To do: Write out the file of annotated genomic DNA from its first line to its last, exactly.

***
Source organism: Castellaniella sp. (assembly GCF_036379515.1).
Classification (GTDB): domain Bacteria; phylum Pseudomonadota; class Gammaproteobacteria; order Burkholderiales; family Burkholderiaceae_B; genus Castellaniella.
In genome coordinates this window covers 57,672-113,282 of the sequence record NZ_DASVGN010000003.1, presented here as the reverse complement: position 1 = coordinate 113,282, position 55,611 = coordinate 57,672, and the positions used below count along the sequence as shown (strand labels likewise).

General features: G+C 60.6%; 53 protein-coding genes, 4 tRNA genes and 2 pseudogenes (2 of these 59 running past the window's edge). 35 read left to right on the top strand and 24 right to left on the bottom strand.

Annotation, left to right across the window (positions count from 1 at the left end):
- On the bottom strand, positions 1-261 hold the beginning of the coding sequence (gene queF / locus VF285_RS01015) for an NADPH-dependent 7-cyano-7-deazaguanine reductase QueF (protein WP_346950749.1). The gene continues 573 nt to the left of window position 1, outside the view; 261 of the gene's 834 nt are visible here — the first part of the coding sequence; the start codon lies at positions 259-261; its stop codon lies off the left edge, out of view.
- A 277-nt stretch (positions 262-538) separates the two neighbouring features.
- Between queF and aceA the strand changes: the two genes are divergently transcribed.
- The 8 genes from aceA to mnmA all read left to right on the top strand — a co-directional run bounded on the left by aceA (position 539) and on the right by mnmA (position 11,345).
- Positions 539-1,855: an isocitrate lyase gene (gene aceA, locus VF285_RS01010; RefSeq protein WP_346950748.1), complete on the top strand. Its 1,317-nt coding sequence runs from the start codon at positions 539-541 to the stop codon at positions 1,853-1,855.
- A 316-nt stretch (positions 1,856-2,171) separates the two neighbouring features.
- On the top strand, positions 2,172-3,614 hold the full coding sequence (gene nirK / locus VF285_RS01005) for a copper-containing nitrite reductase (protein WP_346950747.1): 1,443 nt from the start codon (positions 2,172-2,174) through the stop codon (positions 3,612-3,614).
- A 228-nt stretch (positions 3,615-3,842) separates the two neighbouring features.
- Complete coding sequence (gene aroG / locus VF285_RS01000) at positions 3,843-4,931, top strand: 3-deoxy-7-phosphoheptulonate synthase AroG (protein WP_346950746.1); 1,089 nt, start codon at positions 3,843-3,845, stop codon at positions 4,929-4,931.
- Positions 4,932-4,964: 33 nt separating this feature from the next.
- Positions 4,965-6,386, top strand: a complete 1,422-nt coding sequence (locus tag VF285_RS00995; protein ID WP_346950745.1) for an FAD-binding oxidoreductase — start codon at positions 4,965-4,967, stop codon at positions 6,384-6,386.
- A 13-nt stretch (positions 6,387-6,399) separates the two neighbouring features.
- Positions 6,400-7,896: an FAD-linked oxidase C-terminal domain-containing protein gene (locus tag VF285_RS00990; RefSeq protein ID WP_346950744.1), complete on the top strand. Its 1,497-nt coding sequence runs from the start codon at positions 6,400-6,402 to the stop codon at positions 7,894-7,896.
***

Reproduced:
Source organism: Castellaniella sp. (assembly GCF_036379515.1).
Classification (GTDB): domain Bacteria; phylum Pseudomonadota; class Gammaproteobacteria; order Burkholderiales; family Burkholderiaceae_B; genus Castellaniella.
In genome coordinates this window covers 57,672-113,282 of the sequence record NZ_DASVGN010000003.1, presented here as the reverse complement: position 1 = coordinate 113,282, position 55,611 = coordinate 57,672, and the positions used below count along the sequence as shown (strand labels likewise).

General features: G+C 60.6%; 53 protein-coding genes, 4 tRNA genes and 2 pseudogenes (2 of these 59 running past the window's edge). 35 read left to right on the top strand and 24 right to left on the bottom strand.

Annotation, left to right across the window (positions count from 1 at the left end):
- On the bottom strand, positions 1-261 hold the beginning of the coding sequence (gene queF / locus VF285_RS01015) for an NADPH-dependent 7-cyano-7-deazaguanine reductase QueF (protein WP_346950749.1). The gene continues 573 nt to the left of window position 1, outside the view; 261 of the gene's 834 nt are visible here — the first part of the coding sequence; the start codon lies at positions 259-261; its stop codon lies off the left edge, out of view.
- A 277-nt stretch (positions 262-538) separates the two neighbouring features.
- Between queF and aceA the strand changes: the two genes are divergently transcribed.
- The 8 genes from aceA to mnmA all read left to right on the top strand — a co-directional run bounded on the left by aceA (position 539) and on the right by mnmA (position 11,345).
- Positions 539-1,855: an isocitrate lyase gene (gene aceA, locus VF285_RS01010; RefSeq protein WP_346950748.1), complete on the top strand. Its 1,317-nt coding sequence runs from the start codon at positions 539-541 to the stop codon at positions 1,853-1,855.
- A 316-nt stretch (positions 1,856-2,171) separates the two neighbouring features.
- On the top strand, positions 2,172-3,614 hold the full coding sequence (gene nirK / locus VF285_RS01005) for a copper-containing nitrite reductase (protein WP_346950747.1): 1,443 nt from the start codon (positions 2,172-2,174) through the stop codon (positions 3,612-3,614).
- A 228-nt stretch (positions 3,615-3,842) separates the two neighbouring features.
- Complete coding sequence (gene aroG / locus VF285_RS01000) at positions 3,843-4,931, top strand: 3-deoxy-7-phosphoheptulonate synthase AroG (protein WP_346950746.1); 1,089 nt, start codon at positions 3,843-3,845, stop codon at positions 4,929-4,931.
- Positions 4,932-4,964: 33 nt separating this feature from the next.
- Positions 4,965-6,386, top strand: a complete 1,422-nt coding sequence (locus tag VF285_RS00995; protein ID WP_346950745.1) for an FAD-binding oxidoreductase — start codon at positions 4,965-4,967, stop codon at positions 6,384-6,386.
- A 13-nt stretch (positions 6,387-6,399) separates the two neighbouring features.
- Positions 6,400-7,896: an FAD-linked oxidase C-terminal domain-containing protein gene (locus tag VF285_RS00990; RefSeq protein ID WP_346950744.1), complete on the top strand. Its 1,497-nt coding sequence runs from the start codon at positions 6,400-6,402 to the stop codon at positions 7,894-7,896.